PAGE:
Museum Visits Being Prescribed To Treat Mental Health Patients

New studies suggest that experiencing art and culture, by means of taking a trip to a museum, for instance, can serve as mood boosters that alleviate symptoms of anxiety and depression, and consequently, such trips are starting to be prescribed by mental health professionals.

By Charlene Badasie | Published

Bed rest and medication are usually prescribed by doctors when patients experience stress and burnout. Some self-treat with a tub of ice cream or a bag of Doritos. But there are other ways to improve people’s mental health. Recent studies have shown that art and culture opportunities, like a trip to the museum, serve as mood boosters while lowering anxiety and depression. They can even improve critical thinking skills.

Now, doctors in Brussels are taking this mental health research seriously by putting academic papers into action. They can now prescribe a cultural activity to combat those encroaching blues. This initiative is a pilot program that grants museum visits the status of psychological treatment. The program currently partners with four of the country’s museums and an arts center, My Modern Met reports. However, a psychiatrist at Brugmann University Hospital, Johan Newell emphasized that museum visits are not meant to be a solution.

Instead, they will serve as a tool in the healing process, along with other interventions like therapy, medication, and lifestyle adjustments. “I think almost anyone could benefit from it,” he told The Guardian. Patients experiencing mental health issues will consult with their doctors before and after their outings. People with a museum prescription are granted free entrance to explore the ancient pathways of the Sewer Museum, take a stroll through the galleries of the Centrale, and lose themselves amongst the ancient textiles at the Fashion and Lace Museum.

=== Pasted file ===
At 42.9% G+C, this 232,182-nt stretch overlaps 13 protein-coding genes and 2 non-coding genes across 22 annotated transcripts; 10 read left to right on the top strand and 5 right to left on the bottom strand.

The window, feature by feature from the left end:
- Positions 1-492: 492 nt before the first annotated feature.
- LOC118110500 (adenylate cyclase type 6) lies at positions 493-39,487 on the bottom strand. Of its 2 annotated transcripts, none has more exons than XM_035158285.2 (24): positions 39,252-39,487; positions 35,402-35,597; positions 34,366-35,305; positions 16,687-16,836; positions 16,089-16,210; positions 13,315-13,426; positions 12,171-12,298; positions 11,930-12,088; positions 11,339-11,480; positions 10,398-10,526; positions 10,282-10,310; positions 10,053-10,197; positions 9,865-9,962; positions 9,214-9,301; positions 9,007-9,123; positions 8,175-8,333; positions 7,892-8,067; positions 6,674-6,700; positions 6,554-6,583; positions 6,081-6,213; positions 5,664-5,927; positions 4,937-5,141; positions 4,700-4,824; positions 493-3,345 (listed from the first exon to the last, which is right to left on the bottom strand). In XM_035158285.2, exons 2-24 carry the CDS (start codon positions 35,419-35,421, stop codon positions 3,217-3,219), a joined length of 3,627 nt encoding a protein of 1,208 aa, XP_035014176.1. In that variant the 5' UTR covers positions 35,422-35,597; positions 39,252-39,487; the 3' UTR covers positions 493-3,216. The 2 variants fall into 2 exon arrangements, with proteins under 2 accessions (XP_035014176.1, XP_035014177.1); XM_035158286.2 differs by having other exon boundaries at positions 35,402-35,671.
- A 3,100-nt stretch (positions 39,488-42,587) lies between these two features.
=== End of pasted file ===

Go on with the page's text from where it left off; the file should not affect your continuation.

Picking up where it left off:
Brussels Deputy Mayor of Culture, Delphine Houba believes the mental health project is the first of its kind in Europe. She explained that the first objective is to reinforce access to culture after the pressured days of lockdown. “I want everybody back in our cultural institutions,” she said via The Guardian. But she also noted, that even before Covid, going to a museum was not easy for some people. “They don’t feel at ease, they don’t think that it’s for them. And I really want to show that cultural venues are for everybody,” she continued.

9/11 Tribute Museum

While a trip to your local museum sounds like a great alternative to medication, there needs to b evidence that the unconventional treatment will work. According to a review by the World Health Organization, results from over 3,000 studies over two decades have identified that the arts play a major role in illness prevention. The research even indicates that it helps with the management and treatment of mental health across a person’s lifespan.

Additionally, research from the University of London reveals that when a person looks at art they find beautiful, it releases dopamine into the brain thereby improving their mental health. Interestingly, this is not a new concept in the history of our species. German philosopher Hegel thought that art provided intuitive benefits by showing us what earthly and divine freedom can look like. Plato also believed that the arts were powerful shapers of character, directly influencing our emotions and outlook.

Montreal was the first city in the world to incorporate museum prescriptions as a treatment for mental health. According to the Montreal Museum of Fine Arts, offering free admission to a safe, welcoming place that provides a relaxing, revitalizing experience, and a moment of respite, contributes to the patient’s well-being and recovery.